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“The strength of the system and my experiences of it, was that in fact, oddly enought, it was actually a very collaborative enterprise already”, 2006
Video: 35 mins

“A lot of times with my friends we have said, wow, if we could only start our own school, you know then it could be exactly the way we want to be. And then I’ve never been quite sure about that, because those same friends have been on hiring committees and then have not hired the people who would presumably be the ones that would all start the school with together. There is some thing that is so political about the art world, you know, in terms of way, that people, colleagues, do and don’t support each other, and that’s the thing that I, I don’t know how I would change it, but I think it would make a big difference, if you worked in a place (and there are many places that are much harsher to be than CA, in some way) but it would be really amazing to work in a place where your colleagues were supportive and interested in what you are working on.

And you also were the same towards your colleagues and the administration was also supportive and interested in what you were working on. And the students, you know, felt instead of, like consumers, which is now a lot of the position of students, especially it they are paying for their education, instead of feeling like consumers (I’m not sure if I’m getting my money’s worth) the students were in a way, just a part of the project. Excited to be working around working faculty and administration that was engaged with, …, or celebrating the work the faculty was doing. That sounds very huggy-kissy, but I mean it in a way, of being informed about what the faculty are doing and to engage in the intellectual aspect of the project and also finding ways for the faculty to get more exposure, better fitting venues, etc.

“The strength of the system, my experiences of it, was that in fact, oddly enough, it was actually a very collaborative enterprise already. In the sense that if you put a lot of people together in an art school, sometimes all in a same room. And artists, being what they are they feed off each other, like crazy. (…) You are actually involved in this ongoing dialogue. (...) It’ s very lively. (…) And its proven that the that when people leave the school, they become perplexed, especially when they are being thrown into an isolated studio in the East End. All of that kind of interaction has disappeared and they are suddenly truncated. They are in the position of being an isolated individual.”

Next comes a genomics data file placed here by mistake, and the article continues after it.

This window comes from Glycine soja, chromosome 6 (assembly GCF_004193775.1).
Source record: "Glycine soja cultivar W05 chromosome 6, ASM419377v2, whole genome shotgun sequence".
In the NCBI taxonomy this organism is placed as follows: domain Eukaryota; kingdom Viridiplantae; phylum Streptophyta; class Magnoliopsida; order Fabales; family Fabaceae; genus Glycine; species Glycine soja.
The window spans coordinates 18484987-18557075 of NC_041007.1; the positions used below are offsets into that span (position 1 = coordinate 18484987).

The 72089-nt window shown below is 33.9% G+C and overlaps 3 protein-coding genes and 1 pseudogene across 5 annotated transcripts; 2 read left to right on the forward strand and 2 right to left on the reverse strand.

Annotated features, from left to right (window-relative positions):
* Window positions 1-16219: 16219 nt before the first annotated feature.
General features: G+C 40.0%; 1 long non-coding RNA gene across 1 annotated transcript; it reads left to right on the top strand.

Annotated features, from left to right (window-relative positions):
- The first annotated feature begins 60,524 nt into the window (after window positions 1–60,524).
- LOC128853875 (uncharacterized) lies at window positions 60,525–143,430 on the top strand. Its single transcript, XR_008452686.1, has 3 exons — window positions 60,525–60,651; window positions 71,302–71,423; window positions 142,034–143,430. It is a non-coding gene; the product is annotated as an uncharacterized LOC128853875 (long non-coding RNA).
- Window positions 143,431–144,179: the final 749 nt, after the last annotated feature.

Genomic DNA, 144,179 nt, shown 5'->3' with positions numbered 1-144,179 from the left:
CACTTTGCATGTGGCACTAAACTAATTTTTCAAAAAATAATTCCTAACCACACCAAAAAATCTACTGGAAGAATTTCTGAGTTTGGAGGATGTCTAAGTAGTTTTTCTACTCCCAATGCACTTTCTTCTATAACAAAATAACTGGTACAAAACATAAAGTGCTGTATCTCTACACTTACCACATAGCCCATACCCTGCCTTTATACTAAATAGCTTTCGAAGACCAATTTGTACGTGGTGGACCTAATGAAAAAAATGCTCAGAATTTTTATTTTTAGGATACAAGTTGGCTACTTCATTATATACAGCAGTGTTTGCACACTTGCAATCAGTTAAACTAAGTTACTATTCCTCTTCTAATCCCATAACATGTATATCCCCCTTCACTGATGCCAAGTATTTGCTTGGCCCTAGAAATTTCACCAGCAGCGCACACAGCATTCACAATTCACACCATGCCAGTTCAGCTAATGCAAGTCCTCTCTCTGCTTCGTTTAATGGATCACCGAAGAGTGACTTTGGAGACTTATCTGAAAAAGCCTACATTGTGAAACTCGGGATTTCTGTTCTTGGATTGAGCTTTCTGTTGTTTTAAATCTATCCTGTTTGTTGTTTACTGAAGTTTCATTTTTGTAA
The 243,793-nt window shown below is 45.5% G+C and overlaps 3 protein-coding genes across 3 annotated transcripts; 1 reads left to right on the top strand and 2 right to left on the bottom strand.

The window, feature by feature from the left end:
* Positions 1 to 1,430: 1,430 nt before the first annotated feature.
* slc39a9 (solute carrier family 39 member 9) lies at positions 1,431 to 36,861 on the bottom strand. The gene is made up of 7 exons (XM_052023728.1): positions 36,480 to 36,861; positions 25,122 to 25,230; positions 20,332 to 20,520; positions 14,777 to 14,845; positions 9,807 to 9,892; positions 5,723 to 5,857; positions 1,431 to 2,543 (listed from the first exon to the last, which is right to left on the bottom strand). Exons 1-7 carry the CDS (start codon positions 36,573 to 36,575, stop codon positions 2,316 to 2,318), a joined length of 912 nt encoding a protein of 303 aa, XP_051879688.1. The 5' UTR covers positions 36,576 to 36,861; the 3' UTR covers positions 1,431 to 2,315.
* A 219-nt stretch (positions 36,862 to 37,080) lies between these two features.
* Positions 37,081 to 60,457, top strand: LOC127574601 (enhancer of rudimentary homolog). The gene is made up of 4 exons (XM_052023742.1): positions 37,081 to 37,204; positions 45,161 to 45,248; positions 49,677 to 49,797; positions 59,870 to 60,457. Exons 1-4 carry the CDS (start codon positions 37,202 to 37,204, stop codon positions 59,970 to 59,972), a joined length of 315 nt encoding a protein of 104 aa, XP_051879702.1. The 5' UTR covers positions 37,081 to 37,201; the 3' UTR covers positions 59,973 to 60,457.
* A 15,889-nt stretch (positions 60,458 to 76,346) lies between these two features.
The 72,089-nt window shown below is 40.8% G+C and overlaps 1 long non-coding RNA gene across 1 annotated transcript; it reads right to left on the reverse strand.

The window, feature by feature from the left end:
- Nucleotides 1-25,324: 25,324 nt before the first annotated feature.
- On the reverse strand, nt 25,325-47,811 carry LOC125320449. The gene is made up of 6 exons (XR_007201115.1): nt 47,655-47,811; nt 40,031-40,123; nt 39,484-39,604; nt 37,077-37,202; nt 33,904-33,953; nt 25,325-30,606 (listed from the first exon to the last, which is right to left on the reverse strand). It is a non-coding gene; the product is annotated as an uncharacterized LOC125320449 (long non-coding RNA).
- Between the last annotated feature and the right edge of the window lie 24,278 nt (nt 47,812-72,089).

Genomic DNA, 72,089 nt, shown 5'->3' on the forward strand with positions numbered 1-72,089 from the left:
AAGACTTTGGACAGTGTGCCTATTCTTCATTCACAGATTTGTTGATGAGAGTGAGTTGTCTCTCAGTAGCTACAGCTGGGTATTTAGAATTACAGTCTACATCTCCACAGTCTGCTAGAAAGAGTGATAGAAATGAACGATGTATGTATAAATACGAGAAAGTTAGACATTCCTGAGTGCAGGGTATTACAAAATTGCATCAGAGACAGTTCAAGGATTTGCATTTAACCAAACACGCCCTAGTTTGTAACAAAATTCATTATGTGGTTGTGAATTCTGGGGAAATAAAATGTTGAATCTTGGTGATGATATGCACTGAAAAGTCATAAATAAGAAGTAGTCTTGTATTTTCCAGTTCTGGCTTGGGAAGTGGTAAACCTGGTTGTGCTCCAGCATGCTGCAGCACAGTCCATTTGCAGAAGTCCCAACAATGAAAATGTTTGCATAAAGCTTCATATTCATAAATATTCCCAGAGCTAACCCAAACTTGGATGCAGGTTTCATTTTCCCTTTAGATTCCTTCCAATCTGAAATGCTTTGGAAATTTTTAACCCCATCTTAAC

“I taught or started to teach because I needed an a job. I never felt secure enough to, for example, just move to New York and take a bunch of off jobs, to piece together some kind of living, to try and enter that very hard and intense urban art scene. (…) I wanted to enough of an income that I could depend on it, to know that I would have a certain vacation schedule in a way. The other thing that appealed to me was the kind of work and pleasure in following students research.”


“Using your mind to do research for students, (…) the work you do to keeps your brains harp, (…) as in teaching the better for your whole creative process. Whatever happens in your brain you know you have to think of new channels. And this is what I’m interested to do in my life. “

The video shows a group of performers in a studio and seminar situation. Individually
addressing the camera they offer personal views and experiences of their own art production in relation to the institution, while reflecting on their role as teachers. The performance scripts originate from a series of interviews with a diverse group of artist teachers, who emphasise the collaborative, performative and subversive nature of teaching. These views may seems symptomatic for contemporary art practices, but are ultimately antagonistic to the ongoing commodification of the system of art education.
Based on interviews with
Kaucyla Brooke, Brian Chatwin, Marcia Farquar, Michael Hauffen, Peter Suchin, Sari Tervaniemi.

Performed by: Suzanne Bon, Mansel David, Anna Rogalska Hedlund, Bo Nierhaus, Rosi Oelkers, Alison Sandford-Mackenzie, Sabine Roseburg

See also:
>> Susanne Clausen, Teaching as ... , ADM-HEA, 2004

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